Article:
Results: Fifty-four among 110 patients received early tapering of TNFi [Table 1]. Tapering was initiated within 6 months (group A) and 1 year (group B) for 39 and 7 patients, respectively. ADA was administered 2 weekly until the first follow-up. Subsequently the dosing interval was increased by 1 week during every follow up visit for patients attaining inactive or low disease activity based on ASDAS. Median follow-up duration was 6 (IQR 3-8) and 4 (IQR 3-7) months for patients in group A and group B, respectively. Eight patients were excluded due to lack of follow-up. At the last follow-up, 36 (78.3%) patients were in either inactive or low disease activity, while 6 (13.0%) patients had active disease. Three and one patients discontinued the drug due to adverse events and financial constraints, respectively.



Conclusion: Disease activity directed early tapering of ADA was a practical option for maintaining low or no disease activity in patients with axSpA. Prospective longitudinal studies with longer follow up are required.


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To study the efficacy and NSAID sparing effect of conventional synthetic disease modifying anti rheumatic drugs in patients of spondyloarthritis

Juhi Dixit, Kriti Kishor, Kunal Chandwar, Dogga Prasanna Kumar, Digvijay Ekbote, Urmila Dhakad, Puneet Kumar; Department of Clinical Immunology and Rheumatology, King George Medical University, Lucknow, Uttar Pradesh, India

Background: Use of csDMARDs in spondyloarthritis, although limited by sparse and inconclusive data regarding efficacy, might be the only affordable option in financially constrained settings.

Objective: To study the efficacy and NSAID sparing effect of conventional synthetic disease modifying anti-rheumatic drugs in patients of spondyloarthritis.

Methods: This was a single center prospective observational cohort study conducted over a period of 1 year in the Department of Clinical Immunology and Rheumatology, KGMU, Lucknow. Study included all newly diagnosed patients of spondyloarthritis who were conventional and biologic DMARD naïve and had active disease as defined by ASDAS-ESR score of ≥ 1.3. Patients were started upfront on sulfasalazine and methotrexate along with NSAIDs. Low dose oral and/or intra articular steroids were given wherever required. Clinical characteristics, laboratory parameters, radiological features, BADSAI, BASFI, BASMI, tender and swollen joint count, MASES, ASDAS-ESR and ASAS NSAID Index were recorded at baseline, 3 and 6 months follow up. Baseline parameters were compared to corresponding parameters and achievement of ASAS20 response was assessed at 3 and 6 months follow up.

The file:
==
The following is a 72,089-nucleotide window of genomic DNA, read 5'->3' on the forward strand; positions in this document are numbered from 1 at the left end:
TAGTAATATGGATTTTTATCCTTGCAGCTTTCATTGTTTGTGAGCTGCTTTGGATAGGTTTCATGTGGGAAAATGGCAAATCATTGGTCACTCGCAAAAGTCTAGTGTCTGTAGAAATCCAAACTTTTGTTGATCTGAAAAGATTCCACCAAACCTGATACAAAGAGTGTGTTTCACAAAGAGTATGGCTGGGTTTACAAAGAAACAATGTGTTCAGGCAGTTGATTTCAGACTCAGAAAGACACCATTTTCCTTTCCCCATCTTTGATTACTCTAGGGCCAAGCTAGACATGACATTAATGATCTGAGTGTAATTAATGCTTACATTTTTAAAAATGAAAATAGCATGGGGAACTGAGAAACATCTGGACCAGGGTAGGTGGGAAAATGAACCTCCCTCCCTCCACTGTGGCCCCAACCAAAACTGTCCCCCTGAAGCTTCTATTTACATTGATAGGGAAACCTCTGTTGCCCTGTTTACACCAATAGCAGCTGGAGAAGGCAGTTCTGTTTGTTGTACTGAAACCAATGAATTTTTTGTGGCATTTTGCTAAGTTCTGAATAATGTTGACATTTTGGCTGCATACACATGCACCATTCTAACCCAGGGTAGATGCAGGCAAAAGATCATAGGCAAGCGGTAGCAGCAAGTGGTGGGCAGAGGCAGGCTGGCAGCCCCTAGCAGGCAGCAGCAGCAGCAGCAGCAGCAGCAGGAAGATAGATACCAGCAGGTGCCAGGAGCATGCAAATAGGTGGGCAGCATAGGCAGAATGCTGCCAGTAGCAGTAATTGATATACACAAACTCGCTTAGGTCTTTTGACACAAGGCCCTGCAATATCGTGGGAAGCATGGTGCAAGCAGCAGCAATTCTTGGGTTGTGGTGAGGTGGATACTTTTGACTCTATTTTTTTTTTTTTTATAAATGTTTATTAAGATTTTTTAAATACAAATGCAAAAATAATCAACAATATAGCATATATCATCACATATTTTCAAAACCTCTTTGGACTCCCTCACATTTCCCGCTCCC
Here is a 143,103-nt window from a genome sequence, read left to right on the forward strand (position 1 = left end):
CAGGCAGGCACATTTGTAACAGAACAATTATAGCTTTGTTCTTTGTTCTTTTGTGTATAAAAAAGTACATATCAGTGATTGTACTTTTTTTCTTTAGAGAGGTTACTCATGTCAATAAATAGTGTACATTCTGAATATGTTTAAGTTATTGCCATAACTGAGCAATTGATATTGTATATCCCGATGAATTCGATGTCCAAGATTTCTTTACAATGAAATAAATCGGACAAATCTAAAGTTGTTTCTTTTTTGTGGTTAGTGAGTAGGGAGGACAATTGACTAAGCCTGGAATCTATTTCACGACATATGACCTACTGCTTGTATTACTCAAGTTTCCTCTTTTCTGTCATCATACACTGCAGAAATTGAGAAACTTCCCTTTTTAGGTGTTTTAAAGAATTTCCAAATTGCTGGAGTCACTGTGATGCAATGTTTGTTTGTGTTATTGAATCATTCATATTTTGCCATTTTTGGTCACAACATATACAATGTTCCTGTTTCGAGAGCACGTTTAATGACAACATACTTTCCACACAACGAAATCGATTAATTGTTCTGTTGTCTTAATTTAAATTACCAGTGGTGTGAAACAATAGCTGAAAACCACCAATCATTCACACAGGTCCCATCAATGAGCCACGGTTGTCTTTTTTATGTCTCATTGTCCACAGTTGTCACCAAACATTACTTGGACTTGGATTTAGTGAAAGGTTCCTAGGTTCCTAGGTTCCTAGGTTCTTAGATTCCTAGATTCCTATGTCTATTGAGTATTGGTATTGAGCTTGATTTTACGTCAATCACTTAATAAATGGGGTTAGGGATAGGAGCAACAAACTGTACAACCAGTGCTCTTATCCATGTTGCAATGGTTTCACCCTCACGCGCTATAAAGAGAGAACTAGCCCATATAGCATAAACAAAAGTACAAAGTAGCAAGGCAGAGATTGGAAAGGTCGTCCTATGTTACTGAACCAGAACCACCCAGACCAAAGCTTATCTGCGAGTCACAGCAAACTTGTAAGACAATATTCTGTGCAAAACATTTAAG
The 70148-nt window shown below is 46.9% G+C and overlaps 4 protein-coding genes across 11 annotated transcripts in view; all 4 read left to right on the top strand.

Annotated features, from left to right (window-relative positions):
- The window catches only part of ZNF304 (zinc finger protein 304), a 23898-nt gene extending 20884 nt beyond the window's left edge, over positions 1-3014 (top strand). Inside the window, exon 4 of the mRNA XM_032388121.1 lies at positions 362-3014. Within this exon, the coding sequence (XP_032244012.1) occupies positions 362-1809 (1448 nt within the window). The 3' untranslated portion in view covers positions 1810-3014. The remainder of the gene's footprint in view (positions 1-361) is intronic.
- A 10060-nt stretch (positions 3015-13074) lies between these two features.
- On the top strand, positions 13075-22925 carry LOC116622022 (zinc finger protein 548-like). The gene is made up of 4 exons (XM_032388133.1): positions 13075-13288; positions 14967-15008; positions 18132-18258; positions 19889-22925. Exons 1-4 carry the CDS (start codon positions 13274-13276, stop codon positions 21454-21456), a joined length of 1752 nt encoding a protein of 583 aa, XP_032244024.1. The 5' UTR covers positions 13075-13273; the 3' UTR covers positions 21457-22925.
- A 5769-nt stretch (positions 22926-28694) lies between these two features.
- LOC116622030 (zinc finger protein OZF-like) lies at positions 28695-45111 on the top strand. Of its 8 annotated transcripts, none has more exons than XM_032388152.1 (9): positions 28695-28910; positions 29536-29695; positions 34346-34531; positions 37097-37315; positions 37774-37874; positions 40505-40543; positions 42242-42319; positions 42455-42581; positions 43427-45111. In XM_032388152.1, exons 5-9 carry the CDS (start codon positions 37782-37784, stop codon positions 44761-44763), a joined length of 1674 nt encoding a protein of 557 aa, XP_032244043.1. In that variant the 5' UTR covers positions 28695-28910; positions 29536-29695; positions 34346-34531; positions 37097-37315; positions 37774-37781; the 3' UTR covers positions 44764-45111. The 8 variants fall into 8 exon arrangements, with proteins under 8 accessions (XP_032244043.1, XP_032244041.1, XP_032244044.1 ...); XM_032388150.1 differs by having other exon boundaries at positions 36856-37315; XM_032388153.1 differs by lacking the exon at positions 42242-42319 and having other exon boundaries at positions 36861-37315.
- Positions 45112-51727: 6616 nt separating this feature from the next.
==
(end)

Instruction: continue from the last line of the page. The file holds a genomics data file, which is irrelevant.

Figure 1: NSAID sparing effect

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Results: Out of 150 patients enrolled, 78 completed 6 months follow up and were included in final analysis. Baseline characteristics are as shown in the Table. Mean ASDAS-ESR declined significantly to 2.14±1.03, 2.16±1.07, 2.11±0.96 for overall population, axial with peripheral arthritis subgroup and pure axial subgroup respectively at 6 months. ASAS20 response was achieved by 79.5%, 83.7%, 72.4% patients in overall population, axial with peripheral arthritis and pure axial subgroup respectively at 6 months. ASAS NSAID Index decreased significantly to 44.09±39.32, 49.52±40.03, 34.9±36.94 for overall population, axial with peripheral arthritis and pure axial subgroup respectively at 6 months. Other parameters also decreased significantly for overall population and both subgroups over 6 months.

Conclusion: CsDMARDS are efficacious and have NSAID sparing effect in patients of spondyloarthritis irrespective of presence of peripheral arthritis.


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A descriptive study on nature and treatment of psoriasis and development of metabolic diseases in patients with psoriatic arthritis

S Kadam, A Shaikh, P Jhadav, S Shinde, J Oak, A Erande, C Balakrishnan, K Bhojani, S Kalke, V Bagul, N Nolkha, P Mehta, R Samant; Department of Rheumatology, PD Hinduja National Hospital and Medical Research Centre, Mumbai, Maharashtra, India

Background: Psoriatic arthritis (PsA) is a chronic, inflammatory arthritis associated with psoriasis (PsO). Estimates of PsA in patients with PsO vary from 20 to 30%. PsA has been shown to be strongly associated with obesity, diabetes mellitus.